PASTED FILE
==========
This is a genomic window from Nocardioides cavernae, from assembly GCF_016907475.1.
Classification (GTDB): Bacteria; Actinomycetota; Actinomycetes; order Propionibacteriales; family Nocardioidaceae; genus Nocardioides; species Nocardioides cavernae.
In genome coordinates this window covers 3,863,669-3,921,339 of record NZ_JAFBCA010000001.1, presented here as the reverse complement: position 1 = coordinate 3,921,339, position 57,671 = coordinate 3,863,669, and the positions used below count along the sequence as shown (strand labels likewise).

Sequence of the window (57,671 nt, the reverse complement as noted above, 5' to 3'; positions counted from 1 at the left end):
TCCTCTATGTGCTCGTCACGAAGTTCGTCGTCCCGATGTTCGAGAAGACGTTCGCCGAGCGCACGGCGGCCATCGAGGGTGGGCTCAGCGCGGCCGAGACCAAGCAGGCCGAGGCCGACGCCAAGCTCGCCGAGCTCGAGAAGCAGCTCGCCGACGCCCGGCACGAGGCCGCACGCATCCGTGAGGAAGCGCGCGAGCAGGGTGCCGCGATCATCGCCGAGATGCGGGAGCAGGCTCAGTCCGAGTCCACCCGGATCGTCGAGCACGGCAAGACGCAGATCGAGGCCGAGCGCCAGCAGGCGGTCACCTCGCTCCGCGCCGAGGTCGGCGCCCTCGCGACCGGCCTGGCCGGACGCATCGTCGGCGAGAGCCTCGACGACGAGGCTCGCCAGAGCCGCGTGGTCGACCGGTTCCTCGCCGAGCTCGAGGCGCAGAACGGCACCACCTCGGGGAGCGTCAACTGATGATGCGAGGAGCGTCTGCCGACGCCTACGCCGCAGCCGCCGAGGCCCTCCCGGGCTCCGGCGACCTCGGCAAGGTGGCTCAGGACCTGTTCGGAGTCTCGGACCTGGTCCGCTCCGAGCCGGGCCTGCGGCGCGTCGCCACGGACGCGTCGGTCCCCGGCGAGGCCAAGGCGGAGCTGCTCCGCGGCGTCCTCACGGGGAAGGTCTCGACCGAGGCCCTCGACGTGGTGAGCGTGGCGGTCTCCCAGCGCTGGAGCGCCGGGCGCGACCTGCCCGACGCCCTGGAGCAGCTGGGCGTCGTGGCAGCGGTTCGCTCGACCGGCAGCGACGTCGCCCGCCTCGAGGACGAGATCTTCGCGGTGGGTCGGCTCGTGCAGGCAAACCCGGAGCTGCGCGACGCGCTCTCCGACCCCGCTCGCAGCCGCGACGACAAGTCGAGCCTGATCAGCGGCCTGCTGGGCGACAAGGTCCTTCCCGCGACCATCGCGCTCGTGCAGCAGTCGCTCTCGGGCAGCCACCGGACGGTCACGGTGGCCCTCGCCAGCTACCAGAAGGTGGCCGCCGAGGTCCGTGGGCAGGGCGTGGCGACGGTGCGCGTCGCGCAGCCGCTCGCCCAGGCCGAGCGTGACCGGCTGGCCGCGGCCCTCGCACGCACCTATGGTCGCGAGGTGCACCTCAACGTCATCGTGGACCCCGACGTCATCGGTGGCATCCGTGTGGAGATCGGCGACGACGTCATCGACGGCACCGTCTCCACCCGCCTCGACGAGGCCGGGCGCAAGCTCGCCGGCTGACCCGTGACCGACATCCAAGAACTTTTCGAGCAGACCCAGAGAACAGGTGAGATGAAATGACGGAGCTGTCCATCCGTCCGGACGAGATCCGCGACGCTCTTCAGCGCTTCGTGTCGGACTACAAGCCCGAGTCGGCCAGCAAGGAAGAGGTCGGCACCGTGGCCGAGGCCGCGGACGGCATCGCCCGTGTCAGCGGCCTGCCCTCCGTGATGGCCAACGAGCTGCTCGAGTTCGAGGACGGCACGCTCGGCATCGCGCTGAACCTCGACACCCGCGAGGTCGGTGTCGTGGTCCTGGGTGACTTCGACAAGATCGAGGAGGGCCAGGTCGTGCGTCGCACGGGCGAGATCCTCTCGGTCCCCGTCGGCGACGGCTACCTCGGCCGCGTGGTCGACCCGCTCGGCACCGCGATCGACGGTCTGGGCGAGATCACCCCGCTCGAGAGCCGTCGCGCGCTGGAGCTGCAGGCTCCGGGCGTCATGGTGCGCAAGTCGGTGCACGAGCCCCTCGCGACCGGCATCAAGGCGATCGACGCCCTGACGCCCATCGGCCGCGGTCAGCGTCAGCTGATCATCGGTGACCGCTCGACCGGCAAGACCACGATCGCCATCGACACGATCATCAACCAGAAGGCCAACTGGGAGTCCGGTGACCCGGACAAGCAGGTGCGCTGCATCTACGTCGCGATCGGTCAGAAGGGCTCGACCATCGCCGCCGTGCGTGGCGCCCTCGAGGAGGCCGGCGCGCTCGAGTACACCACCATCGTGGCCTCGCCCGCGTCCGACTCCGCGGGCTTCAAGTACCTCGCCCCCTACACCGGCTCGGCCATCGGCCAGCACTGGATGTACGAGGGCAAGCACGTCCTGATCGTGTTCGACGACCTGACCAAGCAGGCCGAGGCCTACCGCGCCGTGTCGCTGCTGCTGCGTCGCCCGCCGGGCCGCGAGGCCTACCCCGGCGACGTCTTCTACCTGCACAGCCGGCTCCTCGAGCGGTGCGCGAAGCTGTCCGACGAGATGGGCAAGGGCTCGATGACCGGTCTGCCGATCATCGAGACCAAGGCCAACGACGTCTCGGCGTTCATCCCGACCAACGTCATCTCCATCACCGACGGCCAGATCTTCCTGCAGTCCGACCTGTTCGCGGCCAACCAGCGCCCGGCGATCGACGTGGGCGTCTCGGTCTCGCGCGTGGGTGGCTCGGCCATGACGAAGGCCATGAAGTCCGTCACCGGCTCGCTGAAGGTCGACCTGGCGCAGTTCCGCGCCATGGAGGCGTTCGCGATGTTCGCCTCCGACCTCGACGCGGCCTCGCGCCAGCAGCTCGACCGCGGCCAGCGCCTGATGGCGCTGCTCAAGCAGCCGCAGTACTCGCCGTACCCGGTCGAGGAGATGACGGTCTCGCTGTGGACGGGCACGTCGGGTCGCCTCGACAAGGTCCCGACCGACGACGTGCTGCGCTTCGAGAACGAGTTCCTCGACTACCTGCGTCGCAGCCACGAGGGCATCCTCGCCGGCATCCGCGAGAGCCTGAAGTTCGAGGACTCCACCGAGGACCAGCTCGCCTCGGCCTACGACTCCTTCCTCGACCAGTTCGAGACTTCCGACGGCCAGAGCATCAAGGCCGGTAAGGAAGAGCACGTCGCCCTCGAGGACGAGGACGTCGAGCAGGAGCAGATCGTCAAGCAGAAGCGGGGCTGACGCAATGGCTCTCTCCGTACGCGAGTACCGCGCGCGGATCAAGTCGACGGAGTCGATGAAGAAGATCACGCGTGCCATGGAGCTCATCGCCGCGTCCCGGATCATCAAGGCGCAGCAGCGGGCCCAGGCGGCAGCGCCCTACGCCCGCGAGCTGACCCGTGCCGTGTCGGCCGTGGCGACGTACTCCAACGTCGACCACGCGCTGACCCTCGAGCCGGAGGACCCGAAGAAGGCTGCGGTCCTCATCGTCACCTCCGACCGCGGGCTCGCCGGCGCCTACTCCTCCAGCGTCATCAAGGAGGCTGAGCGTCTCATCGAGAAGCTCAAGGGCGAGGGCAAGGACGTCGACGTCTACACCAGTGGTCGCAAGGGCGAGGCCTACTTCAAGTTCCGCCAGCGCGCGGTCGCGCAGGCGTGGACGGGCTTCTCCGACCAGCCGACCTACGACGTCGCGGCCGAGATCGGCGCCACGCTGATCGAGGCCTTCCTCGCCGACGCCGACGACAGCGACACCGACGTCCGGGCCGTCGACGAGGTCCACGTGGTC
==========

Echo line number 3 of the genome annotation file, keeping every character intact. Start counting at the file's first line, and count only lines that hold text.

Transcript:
In genome coordinates this window covers 3,863,669-3,921,339 of record NZ_JAFBCA010000001.1, presented here as the reverse complement: position 1 = coordinate 3,921,339, position 57,671 = coordinate 3,863,669, and the positions used below count along the sequence as shown (strand labels likewise).